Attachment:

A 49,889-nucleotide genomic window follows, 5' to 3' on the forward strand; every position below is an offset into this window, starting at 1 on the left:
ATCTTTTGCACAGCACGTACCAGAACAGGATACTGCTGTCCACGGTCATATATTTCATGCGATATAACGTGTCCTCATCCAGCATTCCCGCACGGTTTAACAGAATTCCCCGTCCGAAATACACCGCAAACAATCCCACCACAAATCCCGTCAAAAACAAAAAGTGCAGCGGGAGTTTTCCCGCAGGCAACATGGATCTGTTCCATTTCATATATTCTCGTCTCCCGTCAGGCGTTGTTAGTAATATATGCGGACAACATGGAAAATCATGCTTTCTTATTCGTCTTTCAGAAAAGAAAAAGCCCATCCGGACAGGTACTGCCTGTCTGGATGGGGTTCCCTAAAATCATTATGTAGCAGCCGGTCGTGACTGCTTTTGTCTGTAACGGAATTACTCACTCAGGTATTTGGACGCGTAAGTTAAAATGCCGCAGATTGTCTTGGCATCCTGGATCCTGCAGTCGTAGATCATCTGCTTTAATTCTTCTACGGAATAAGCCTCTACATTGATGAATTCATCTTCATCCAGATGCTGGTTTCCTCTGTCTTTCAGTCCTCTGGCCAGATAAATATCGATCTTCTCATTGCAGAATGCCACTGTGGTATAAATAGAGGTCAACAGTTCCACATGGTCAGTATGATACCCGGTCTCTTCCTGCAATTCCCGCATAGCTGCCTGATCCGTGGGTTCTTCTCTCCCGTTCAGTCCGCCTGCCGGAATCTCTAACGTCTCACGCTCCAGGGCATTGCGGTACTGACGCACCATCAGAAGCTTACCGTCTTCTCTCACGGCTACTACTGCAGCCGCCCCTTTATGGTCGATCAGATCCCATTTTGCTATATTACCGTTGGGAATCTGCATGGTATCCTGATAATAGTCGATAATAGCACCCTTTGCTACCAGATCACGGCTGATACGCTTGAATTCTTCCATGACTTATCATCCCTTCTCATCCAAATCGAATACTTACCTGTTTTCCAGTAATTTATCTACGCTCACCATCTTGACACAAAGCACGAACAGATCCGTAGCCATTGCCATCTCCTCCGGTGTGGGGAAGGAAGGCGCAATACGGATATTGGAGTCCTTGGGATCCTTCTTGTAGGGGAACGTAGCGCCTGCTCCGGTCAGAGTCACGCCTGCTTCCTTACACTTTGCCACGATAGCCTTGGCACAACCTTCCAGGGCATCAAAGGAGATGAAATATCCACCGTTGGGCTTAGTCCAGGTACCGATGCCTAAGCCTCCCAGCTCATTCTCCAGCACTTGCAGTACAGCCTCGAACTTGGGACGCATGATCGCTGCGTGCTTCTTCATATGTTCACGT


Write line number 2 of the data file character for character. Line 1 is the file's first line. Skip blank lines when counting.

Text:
ATCTTTTGCACAGCACGTACCAGAACAGGATACTGCTGTCCACGGTCATATATTTCATGCGATATAACGTGTCCTCATCCAGCATTCCCGCACGGTTTAACAGAATTCCCCGTCCGAAATACACCGCAAACAATCCCACCACAAATCCCGTCAAAAACAAAAAGTGCAGCGGGAGTTTTCCCGCAGGCAACATGGATCTGTTCCATTTCATATATTCTCGTCTCCCGTCAGGCGTTGTTAGTAATATATGCGGACAACATGGAAAATCATGCTTTCTTATTCGTCTTTCAGAAAAGAAAAAGCCCATCCGGACAGGTACTGCCTGTCTGGATGGGGTTCCCTAAAATCATTATGTAGCAGCCGGTCGTGACTGCTTTTGTCTGTAACGGAATTACTCACTCAGGTATTTGGACGCGTAAGTTAAAATGCCGCAGATTGTCTTGGCATCCTGGATCCTGCAGTCGTAGATCATCTGCTTTAATTCTTCTACGGAATAAGCCTCTACATTGATGAATTCATCTTCATCCAGATGCTGGTTTCCTCTGTCTTTCAGTCCTCTGGCCAGATAAATATCGATCTTCTCATTGCAGAATGCCACTGTGGTATAAATAGAGGTCAACAGTTCCACATGGTCAGTATGATACCCGGTCTCTTCCTGCAATTCCCGCATAGCTGCCTGATCCGTGGGTTCTTCTCTCCCGTTCAGTCCGCCTGCCGGAATCTCTAACGTCTCACGCTCCAGGGCATTGCGGTACTGACGCACCATCAGAAGCTTACCGTCTTCTCTCACGGCTACTACTGCAGCCGCCCCTTTATGGTCGATCAGATCCCATTTTGCTATATTACCGTTGGGAATCTGCATGGTATCCTGATAATAGTCGATAATAGCACCCTTTGCTACCAGATCACGGCTGATACGCTTGAATTCTTCCATGACTTATCATCCCTTCTCATCCAAATCGAATACTTACCTGTTTTCCAGTAATTTATCTACGCTCACCATCTTGACACAAAGCACGAACAGATCCGTAGCCATTGCCATCTCCTCCGGTGTGGGGAAGGAAGGCGCAATACGGATATTGGAGTCCTTGGGATCCTTCTTGTAGGGGAACGTAGCGCCTGCTCCGGTCAGAGTCACGCCTGCTTCCTTACACTTTGCCACGATAGCCTTGGCACAACCTTCCAGGGCATCAAAGGAGATGAAATATCCACCGTTGGGCTTAGTCCAGGTACCGATGCCTAAGCCTCCCAGCTCATTCTCCAGCACTTGCAGTACAGCCTCGAACTTGGGACGCATGATCGCTGCGTGCTTCTTCATATGTTCACGT